Friday, April 8, 2016

Negotiation and Law Jobs

Recently, I have been talking to a few of our law students about jobs, and I have also discussed job negotiations in my MBA negotiations course. 

Here are a few thoughts for law students negotiating their first job. First, take the time to sit and think about what you want in a job. I know this seems simple, but far too many students simply follow their classmates in chasing the most prestigious firms without fully understanding why; those firms may or may not be a good fit, depending on your goals. Talk to a number of people who have worked in jobs you are considering, and interview them about positives and negatives. Second, you have to understand your BATNA (your best alternative to a negotiated agreement). If you only have one offer, and thus no good alternatives to that job, you will be in a very weak negotiating position. As such, it is best to uncover a good, or at least decent, second option, even if it is a job outside law, before negotiating . Third, try to find out, from faculty members or recent graduates, what items may be negotiable at the organization. At larger firms and many government agencies, it seems that salary and benefits are almost always unmovable for entry level lawyers. That said, there are still some items - like practice group and start date - which might be negotiable. Start date can actually be really important. An early start date, if it is allowed (some organizations start all their first years at once), can give you a head start and more individualized senior associate/partner attention before the rest of the class arrives. At smaller firms, salary and benefits may be negotiable. Fourth, and perhaps more important, in all your discussions be respectful. You don't want to get a reputation of being entitled before you even start with the firm, and again, you need to be realistic about your other options; this is still a buyers' market. If you fortunate enough to have multiple good offers, you can, respectfully, ask for offer improvement, but if it is your only legitimate offer, asking may not be worth the risk of them pulling the offer. Fifth, once you are in the job, I would focus on making yourself valuable, to the senior associates, partners, and eventually the clients, so that you will be in a powerful negotiating position down the road.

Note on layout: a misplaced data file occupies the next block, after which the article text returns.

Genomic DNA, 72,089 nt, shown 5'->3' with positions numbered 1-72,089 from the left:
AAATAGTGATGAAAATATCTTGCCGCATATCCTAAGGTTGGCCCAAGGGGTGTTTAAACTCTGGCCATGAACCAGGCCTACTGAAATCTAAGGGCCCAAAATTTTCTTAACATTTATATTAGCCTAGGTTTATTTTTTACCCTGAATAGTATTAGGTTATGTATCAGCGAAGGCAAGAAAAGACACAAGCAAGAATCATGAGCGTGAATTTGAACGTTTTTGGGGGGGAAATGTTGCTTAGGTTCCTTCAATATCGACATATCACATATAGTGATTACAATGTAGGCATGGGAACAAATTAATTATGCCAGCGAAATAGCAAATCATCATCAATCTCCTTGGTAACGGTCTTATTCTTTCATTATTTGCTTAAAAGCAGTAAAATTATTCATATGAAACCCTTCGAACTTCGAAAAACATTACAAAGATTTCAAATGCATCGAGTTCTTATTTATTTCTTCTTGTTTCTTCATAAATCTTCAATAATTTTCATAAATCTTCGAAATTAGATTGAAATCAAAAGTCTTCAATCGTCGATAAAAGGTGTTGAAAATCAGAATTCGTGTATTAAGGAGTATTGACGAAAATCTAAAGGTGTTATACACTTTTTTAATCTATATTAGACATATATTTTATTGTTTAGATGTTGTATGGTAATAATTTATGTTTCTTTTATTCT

For more general thoughts, watch Deepak Malholtra's (Harvard Business School) talk on negotiating your job offer.

https://lawprofessors.typepad.com/business_law/2016/04/negotiation-and-law-jobs.html

Haskell Murray, Law School, Negotiation | Permalink

Comments

Great advice Haskell. As you point out, the preparation phase is vital and most people erroneously assume that great negotiations is about aggressively listing demands. That is often a very bad approach that gets limited or negative results. Listening and asking questions are key, as you point out. I'd also mention that the communication medium is key, and may be overlooked by those who grew up using smart devices. Email or texting are terrible since they show a lack of respect and any context is lost, opening up the risk of misunderstandings. Face-to-face negotiations is best. If that isn't feasible, then skyping or using some other video conference technology would be second best. If that's not an option than a phone call would be better than e-mail or texting.

Posted by: David Orozco | Apr 8, 2016 9:35:58 AM

Excellent point, David. Many of us in the academic world heard of the professor who lost a tenure track job offer after e-mailing a list of demands: http://www.slate.com/articles/life/education/2014/03/nazareth_college_revoked_a_job_offer_when_a_candidate_tried_to_negotiate.html

I doubt the offer would have been pulled if she had negotiated in person, or even over the phone. At the very least, she would have seen or heard that they were not interested in negotiating and could have stopped early in her list.

E-mail does, however, have the advantage of being clear and memorializing the discussion. Because of this, I sometimes write out my thoughts before a negotiation. Also, I sometimes follow up a face-to-face negotiation with an e-mail summarizing the agreed to items. You have to be careful with the follow-up e-mails though. You don't want to suggest you do not trust them or look like you are trying to skew the negotiated points in your favor. I usually start with something like - "my memory isn't what it once was, so I thought it might be useful to summarize our discussion from earlier today...." and end with something like - "if I misstated any of the above, please feel free to clarify."

Posted by: Haskell Murray | Apr 8, 2016 11:44:21 AM

I would strongly consider "outside law" corporate jobs as you indicated, even if they aren't "legal" jobs. As opportunities, money and growth move in-house, I think new lawyers would be short-sighted to focus solely on law firms. Of course, that is where the initial salary money is--but not necessarily the future. Lots to consider!

Posted by: Marcos Antonio Mendoza | Apr 8, 2016 8:37:46 PM

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